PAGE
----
• Joe

    Bike lanes are great and all, but they don’t make any difference if drivers treat them like another car traffic lane. Last time I rode Spring street, cars were stacked up in a heavy traffic jam in both the mixed use and the bike lane. Cops at intersections were directing traffic, but weren’t doing anything about cars in the bike lane.

  • Ubrayj02

    In LA, sidewalk riding is a judgement call by the ticketing officer. Adult bicycle education would go a long way to stopping numerous deaths and injuries every year. We’ll need to find the millions to pour into that.

    If you don’t feel safe riding in DTLA, you ought to try joining up with some group rides around town. Those helped me get a feel for street riding with the buffer of a big group around me.

    For me, riding in DTLA is way more peaceful than my average ride in Lincoln Heights/ Highland Park. You have it so good there (relatively speaking).

    There is still a long way to go, but things are getting better little by little.

  • Morgans Junk Inbox1

    It’s great to have the downtown bike lanes, and east-west lanes will help too. Unfortunately the spring street bike lane has an incredibly bad road surface that is substandard compared to the car lanes beside it. It’s safer to be in the traffic lanes than on that pot holed mess.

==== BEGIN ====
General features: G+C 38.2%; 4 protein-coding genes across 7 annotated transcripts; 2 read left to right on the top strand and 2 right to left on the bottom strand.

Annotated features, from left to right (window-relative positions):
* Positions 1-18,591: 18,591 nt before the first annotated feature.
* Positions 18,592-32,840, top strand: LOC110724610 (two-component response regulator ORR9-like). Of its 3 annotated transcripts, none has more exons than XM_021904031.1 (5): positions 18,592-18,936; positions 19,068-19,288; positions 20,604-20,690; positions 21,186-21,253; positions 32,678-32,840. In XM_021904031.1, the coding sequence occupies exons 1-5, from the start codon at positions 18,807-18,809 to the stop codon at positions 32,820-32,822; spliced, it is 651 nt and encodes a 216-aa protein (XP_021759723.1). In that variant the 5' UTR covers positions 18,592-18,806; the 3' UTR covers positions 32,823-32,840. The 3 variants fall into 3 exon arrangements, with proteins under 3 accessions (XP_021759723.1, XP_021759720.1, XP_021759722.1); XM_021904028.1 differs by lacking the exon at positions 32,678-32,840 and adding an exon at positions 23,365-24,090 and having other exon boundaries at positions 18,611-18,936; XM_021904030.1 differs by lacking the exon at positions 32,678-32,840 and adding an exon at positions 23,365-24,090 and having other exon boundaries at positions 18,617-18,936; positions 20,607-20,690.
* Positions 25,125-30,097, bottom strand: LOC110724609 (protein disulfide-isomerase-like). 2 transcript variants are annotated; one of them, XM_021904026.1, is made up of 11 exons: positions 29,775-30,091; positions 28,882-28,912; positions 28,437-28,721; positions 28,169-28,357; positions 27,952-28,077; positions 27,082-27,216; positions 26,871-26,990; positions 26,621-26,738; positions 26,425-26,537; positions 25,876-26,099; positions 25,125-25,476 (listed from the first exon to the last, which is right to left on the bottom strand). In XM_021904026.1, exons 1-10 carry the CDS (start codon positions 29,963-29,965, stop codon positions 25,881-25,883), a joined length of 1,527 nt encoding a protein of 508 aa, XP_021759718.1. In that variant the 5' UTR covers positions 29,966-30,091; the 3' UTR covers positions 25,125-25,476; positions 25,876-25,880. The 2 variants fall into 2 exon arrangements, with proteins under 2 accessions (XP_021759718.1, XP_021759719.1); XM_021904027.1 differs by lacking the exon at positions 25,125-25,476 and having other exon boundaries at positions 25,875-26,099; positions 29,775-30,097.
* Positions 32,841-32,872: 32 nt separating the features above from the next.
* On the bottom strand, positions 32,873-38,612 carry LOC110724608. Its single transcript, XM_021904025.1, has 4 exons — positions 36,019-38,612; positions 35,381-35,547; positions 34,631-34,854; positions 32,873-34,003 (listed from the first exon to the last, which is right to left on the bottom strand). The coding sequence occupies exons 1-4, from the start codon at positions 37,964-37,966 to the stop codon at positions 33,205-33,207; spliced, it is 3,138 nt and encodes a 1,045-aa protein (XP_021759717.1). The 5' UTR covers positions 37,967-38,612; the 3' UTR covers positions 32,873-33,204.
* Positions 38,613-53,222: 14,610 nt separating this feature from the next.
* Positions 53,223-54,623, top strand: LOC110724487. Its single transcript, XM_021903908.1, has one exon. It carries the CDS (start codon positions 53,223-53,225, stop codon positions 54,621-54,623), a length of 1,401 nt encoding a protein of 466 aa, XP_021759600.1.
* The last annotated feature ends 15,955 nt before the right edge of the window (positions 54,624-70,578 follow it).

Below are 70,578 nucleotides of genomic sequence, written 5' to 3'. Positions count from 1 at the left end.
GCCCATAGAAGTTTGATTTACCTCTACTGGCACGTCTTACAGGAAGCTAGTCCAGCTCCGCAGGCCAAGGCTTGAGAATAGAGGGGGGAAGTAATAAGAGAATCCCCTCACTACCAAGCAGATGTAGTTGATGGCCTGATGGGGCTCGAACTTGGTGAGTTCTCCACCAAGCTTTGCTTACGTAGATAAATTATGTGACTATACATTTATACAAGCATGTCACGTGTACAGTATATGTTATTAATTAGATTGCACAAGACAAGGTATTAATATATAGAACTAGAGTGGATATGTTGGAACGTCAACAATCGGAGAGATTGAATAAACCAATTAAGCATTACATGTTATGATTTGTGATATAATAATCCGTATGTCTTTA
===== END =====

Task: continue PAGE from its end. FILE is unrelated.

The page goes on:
• Chaschablock

    The bike lanes are wonderful and cheers to the people who made them happen but until the majority of people stop riding carelessly on sidewalks, we have nothing. Regardless of feeling unsafe in the street, these cyclists are making it unsafe for pedestrians. For every person in the bike lane I see 50+ on the sidewalks. No kidding.

    Also, where are the bike racks on 7th or anywhere West of Spring, really? Plenty of restaurants and cycling commuters in the financial district who don’t want to put their bikes on a chair railing.

  • Daniel Jacobson

    As a new DTLA resident on Spring Street, I’d say the Spring/Main bike lanes are great, but it’s the surrounding connectivity that hinders ridership growth.  To bike the 8 blocks to Ralphs, I have to ride a painful few blocks in speeding traffic on 8th/Hope/9th–not an attractive option for most people.  Spring/Main is just a baby step toward a network that needs more crosstown and north-south connectivity (to USC, etc.) to maximize full ridership potential..

  • morgan

    Agreed about the sidewalk thing (see my comment below). Just yesterday I was nearly run over while walking by the Domino’s Pizza delivery guy. It’s a true hazard to pedestrians (and the riders). But getting all these people off the sidewalk and onto the street would go a long way to making biking more accepted here.

  • morgan

    Totally agree. For people like us who live downtown and want to get around downtown via bike, the routes so far aren’t conducive to actually getting to places we need to go. The routes seem to want people to pass through downtown, rather than get around downtown.